Why design matters
“I believe it’s one of the most positive tools at our disposal to improve our quality of life”.
The principles of design can be translated into everyday situations to make the world a better place. In her book, Design is an Attitude, Rawsthorn writes,
“Whenever human beings have adapted to changes in their lives . . . they have engaged in design, but have done so intuitively, often unconsciously.” (p.20).
As the title implies, design is a mindset, one that values resourcefulness and inventiveness. This attitude, “should be bold enough to identify causes they [designers] wish to embrace, while being sufficiently open-minded to draw on the expertise of people in other fields” (Rawsthorn, p.22).
I call myself a (small d) designer. I’m not a Designer with formal qualifications, but a designer who believes that the principles of design have the power to improve quality of life, including transforming pedagogy and the learning ecosystem, effectively engage students today. Seeing ourselves as (small d) designers opens thinking to creativity and innovation in practice. Teaching practice was a little different when I started on my teaching journey in the early ’80s.
As a new recruit, fresh out of school, my pre-service education was called teacher training. Collins (online) Dictionary defines ‘training’ as: “the process of learning the skills that you need for a particular job or activity.” Teaching had always required a discreet set of skills to be mastered, predominantly:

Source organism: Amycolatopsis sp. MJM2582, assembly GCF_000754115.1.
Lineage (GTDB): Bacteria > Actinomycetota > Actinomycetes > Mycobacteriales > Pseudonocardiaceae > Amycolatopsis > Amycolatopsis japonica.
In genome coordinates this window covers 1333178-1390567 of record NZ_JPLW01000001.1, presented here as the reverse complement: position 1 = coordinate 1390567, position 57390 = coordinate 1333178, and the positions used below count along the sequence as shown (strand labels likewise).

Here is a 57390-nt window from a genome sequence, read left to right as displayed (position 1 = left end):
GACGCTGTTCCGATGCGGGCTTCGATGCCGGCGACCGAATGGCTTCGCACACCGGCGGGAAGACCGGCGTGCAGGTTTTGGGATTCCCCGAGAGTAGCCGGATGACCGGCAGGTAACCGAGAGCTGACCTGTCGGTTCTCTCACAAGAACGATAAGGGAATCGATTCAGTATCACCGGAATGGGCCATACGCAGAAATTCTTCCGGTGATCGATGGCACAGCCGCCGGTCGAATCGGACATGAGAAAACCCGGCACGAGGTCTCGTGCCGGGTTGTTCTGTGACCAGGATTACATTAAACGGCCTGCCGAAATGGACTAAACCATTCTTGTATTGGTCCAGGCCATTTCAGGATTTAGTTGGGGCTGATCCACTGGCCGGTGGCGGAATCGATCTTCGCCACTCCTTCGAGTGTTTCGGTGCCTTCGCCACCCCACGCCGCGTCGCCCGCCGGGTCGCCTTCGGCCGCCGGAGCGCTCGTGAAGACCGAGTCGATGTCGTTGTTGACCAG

- Possessing sufficient knowledge of the content
- Transferring content into a lesson plan formula
- Delivering the lesson plan using didactic instruction
- Providing tasks that apply content in practice drills and exercises
- Assessing content in tests
- Maintaining classroom discipline
In addition, we were assessed on our ability to write legibly on a blackboard, create colourful overhead projector slides and manage behaviour through positive reinforcement and seating plans. That is about all I remember. You can see how ‘training’ no longer adequately describes teaching, it was a simpler world.
Yesterday’s answers can’t solve tomorrow’s problems.
The world of learning today has greater complexity than ever before. ‘Content ‘ is no longer just a discreet body of knowledge to be learnt and digested, and didactic instruction is one tool in the teacher’s toolbox. The application of ‘design thinking’ in education provides a process to navigate the complexity, draw on the unique skills and experiences to share expertise, that creates engaging and purposeful learning experiences, with the needs of the Gen Z and Gen Alpha learners as paramount (Empathy).
Design thinking is described by Tim Brown (IDEO), as “a set of principles that can be applied by diverse people to a wide range of problems” and, he writes, “design has become too important to be left to designers” (in Change by Design). It has the potential to transform teachers from technicians delivering content to becoming designers of learning (OECD, Teachers as Designers of Learning Environments).
Small-d-designers work as a team, bringing a diverse range of expertise to collaboratively design solutions to complex professional problems. After understanding the needs of learners (gaining empathy), design thinking will then ‘Define’, which involves reframing a problem into more optimistic ‘how might we’ questions:
How might we design learning authentic experiences that engage our students, captures curiosity and creates the need-to-know <insert curriculum content here>?
How might we design the ecosystem for learning that establishes human-centred systems and routines in a shared learning space?
How might we effectively utilise the skills, experiences and expertise of each member of the teaching team to support learners and enable professional growth?
How might we design the physical space to accommodates multi-modal learning and a variety of learning zones?
Stanford d.school design identifies five components of design thinking.